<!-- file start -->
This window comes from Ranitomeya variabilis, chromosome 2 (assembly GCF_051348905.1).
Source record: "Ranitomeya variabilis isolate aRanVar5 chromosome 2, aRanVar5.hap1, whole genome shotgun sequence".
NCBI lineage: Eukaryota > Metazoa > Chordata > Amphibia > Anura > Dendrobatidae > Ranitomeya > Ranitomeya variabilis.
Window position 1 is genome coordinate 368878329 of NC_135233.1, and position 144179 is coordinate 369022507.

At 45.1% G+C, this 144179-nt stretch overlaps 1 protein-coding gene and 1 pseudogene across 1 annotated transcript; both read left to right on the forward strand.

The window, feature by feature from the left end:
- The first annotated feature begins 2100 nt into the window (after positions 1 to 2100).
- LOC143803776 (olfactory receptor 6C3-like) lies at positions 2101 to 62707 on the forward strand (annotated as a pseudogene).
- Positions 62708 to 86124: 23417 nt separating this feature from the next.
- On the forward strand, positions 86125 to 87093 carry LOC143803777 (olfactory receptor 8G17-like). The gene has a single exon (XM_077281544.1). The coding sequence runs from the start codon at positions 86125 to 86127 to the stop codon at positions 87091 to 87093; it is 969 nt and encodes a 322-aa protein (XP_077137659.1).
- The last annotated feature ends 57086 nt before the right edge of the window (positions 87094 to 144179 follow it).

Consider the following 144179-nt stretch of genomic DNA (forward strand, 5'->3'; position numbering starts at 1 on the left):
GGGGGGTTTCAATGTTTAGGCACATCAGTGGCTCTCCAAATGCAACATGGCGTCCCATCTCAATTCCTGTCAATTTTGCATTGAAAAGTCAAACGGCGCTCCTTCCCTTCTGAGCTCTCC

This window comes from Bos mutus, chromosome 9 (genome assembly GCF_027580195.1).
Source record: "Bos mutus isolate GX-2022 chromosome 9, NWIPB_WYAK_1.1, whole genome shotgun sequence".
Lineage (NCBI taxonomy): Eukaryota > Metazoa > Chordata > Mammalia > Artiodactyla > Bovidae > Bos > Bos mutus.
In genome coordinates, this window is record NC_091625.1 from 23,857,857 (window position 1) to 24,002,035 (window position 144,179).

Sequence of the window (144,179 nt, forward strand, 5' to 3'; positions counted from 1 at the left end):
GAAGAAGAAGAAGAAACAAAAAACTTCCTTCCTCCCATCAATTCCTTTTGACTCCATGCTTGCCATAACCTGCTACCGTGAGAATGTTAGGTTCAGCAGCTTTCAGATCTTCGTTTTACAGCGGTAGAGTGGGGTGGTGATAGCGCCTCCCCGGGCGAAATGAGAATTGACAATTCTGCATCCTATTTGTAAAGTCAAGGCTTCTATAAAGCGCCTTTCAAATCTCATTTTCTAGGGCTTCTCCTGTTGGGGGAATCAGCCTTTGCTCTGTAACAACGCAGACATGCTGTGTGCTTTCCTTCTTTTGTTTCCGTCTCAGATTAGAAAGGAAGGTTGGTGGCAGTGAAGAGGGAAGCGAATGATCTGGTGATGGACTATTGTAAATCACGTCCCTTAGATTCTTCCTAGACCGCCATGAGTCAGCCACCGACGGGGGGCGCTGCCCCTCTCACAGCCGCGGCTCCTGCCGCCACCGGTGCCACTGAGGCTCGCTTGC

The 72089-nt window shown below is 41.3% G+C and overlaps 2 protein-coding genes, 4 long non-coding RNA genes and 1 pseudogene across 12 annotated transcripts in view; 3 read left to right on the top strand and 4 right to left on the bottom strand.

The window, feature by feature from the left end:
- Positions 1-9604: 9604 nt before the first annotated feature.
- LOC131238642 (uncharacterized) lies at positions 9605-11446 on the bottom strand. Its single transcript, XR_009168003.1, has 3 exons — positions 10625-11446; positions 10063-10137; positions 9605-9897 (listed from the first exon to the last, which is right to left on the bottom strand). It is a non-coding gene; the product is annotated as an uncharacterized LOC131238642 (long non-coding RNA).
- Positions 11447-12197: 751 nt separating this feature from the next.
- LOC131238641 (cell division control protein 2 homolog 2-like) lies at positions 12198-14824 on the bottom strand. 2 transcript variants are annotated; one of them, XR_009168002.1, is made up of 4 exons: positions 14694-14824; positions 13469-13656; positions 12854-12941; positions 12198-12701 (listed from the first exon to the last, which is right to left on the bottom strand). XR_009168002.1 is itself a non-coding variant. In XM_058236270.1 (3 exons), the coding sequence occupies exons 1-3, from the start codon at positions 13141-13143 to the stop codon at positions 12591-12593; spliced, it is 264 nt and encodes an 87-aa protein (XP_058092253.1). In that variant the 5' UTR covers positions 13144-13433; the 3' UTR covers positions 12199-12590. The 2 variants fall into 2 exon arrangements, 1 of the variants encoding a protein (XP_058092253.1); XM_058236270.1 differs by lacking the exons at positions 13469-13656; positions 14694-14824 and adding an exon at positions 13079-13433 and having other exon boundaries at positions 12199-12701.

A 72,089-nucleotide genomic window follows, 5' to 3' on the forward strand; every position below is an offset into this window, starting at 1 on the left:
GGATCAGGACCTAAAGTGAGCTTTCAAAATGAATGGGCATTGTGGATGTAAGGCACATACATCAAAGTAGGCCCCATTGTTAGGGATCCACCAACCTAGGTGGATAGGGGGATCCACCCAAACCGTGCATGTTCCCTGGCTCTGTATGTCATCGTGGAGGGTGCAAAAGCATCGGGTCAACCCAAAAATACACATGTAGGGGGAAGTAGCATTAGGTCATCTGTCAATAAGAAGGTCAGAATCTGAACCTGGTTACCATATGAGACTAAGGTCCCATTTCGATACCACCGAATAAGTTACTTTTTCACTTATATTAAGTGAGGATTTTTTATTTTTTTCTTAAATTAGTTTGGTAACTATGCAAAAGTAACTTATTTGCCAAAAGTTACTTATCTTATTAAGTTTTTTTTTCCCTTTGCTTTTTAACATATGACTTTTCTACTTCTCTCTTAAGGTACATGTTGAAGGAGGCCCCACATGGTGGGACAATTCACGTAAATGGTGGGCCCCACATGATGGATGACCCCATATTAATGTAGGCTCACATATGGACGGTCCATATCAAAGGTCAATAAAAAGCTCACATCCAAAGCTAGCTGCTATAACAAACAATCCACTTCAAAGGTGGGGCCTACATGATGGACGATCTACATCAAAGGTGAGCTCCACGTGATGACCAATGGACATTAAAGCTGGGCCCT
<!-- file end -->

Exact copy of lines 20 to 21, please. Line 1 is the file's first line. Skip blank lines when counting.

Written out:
The 72089-nt window shown below is 41.3% G+C and overlaps 2 protein-coding genes, 4 long non-coding RNA genes and 1 pseudogene across 12 annotated transcripts in view; 3 read left to right on the top strand and 4 right to left on the bottom strand.

The window, feature by feature from the left end: